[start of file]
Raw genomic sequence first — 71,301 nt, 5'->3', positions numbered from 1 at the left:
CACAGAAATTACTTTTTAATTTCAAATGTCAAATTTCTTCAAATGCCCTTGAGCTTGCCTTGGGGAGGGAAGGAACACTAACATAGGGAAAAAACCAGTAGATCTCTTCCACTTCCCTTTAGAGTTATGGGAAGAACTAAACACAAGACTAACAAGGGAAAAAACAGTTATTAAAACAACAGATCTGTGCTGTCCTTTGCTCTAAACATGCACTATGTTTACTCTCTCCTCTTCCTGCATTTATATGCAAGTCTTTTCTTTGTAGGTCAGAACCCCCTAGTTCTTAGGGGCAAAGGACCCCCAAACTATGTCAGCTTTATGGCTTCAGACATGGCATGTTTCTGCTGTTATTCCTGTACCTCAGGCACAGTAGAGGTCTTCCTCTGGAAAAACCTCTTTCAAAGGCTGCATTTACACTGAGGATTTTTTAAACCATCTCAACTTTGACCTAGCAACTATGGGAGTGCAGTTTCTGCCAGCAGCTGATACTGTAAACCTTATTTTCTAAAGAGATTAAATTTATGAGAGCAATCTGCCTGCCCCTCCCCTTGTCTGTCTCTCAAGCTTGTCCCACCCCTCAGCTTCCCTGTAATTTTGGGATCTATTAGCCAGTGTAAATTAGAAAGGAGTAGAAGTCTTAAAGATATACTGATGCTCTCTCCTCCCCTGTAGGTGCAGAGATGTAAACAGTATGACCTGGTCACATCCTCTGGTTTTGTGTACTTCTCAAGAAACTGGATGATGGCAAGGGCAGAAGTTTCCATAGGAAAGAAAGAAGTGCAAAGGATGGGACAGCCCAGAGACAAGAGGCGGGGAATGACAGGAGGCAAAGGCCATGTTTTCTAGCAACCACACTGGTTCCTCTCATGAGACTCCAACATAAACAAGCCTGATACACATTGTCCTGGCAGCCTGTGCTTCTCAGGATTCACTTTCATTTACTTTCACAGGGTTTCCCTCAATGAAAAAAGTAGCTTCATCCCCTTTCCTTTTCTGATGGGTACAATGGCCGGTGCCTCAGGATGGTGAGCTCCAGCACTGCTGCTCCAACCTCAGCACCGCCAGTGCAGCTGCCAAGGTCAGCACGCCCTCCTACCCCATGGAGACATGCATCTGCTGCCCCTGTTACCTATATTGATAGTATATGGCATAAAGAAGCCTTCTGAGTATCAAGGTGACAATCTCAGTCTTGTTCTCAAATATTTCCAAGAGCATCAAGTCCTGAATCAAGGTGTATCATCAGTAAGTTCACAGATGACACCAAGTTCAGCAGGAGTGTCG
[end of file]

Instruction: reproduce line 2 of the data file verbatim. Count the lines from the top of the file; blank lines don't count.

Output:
CACAGAAATTACTTTTTAATTTCAAATGTCAAATTTCTTCAAATGCCCTTGAGCTTGCCTTGGGGAGGGAAGGAACACTAACATAGGGAAAAAACCAGTAGATCTCTTCCACTTCCCTTTAGAGTTATGGGAAGAACTAAACACAAGACTAACAAGGGAAAAAACAGTTATTAAAACAACAGATCTGTGCTGTCCTTTGCTCTAAACATGCACTATGTTTACTCTCTCCTCTTCCTGCATTTATATGCAAGTCTTTTCTTTGTAGGTCAGAACCCCCTAGTTCTTAGGGGCAAAGGACCCCCAAACTATGTCAGCTTTATGGCTTCAGACATGGCATGTTTCTGCTGTTATTCCTGTACCTCAGGCACAGTAGAGGTCTTCCTCTGGAAAAACCTCTTTCAAAGGCTGCATTTACACTGAGGATTTTTTAAACCATCTCAACTTTGACCTAGCAACTATGGGAGTGCAGTTTCTGCCAGCAGCTGATACTGTAAACCTTATTTTCTAAAGAGATTAAATTTATGAGAGCAATCTGCCTGCCCCTCCCCTTGTCTGTCTCTCAAGCTTGTCCCACCCCTCAGCTTCCCTGTAATTTTGGGATCTATTAGCCAGTGTAAATTAGAAAGGAGTAGAAGTCTTAAAGATATACTGATGCTCTCTCCTCCCCTGTAGGTGCAGAGATGTAAACAGTATGACCTGGTCACATCCTCTGGTTTTGTGTACTTCTCAAGAAACTGGATGATGGCAAGGGCAGAAGTTTCCATAGGAAAGAAAGAAGTGCAAAGGATGGGACAGCCCAGAGACAAGAGGCGGGGAATGACAGGAGGCAAAGGCCATGTTTTCTAGCAACCACACTGGTTCCTCTCATGAGACTCCAACATAAACAAGCCTGATACACATTGTCCTGGCAGCCTGTGCTTCTCAGGATTCACTTTCATTTACTTTCACAGGGTTTCCCTCAATGAAAAAAGTAGCTTCATCCCCTTTCCTTTTCTGATGGGTACAATGGCCGGTGCCTCAGGATGGTGAGCTCCAGCACTGCTGCTCCAACCTCAGCACCGCCAGTGCAGCTGCCAAGGTCAGCACGCCCTCCTACCCCATGGAGACATGCATCTGCTGCCCCTGTTACCTATATTGATAGTATATGGCATAAAGAAGCCTTCTGAGTATCAAGGTGACAATCTCAGTCTTGTTCTCAAATATTTCCAAGAGCATCAAGTCCTGAATCAAGGTGTATCATCAGTAAGTTCACAGATGACACCAAGTTCAGCAGGAGTGTCG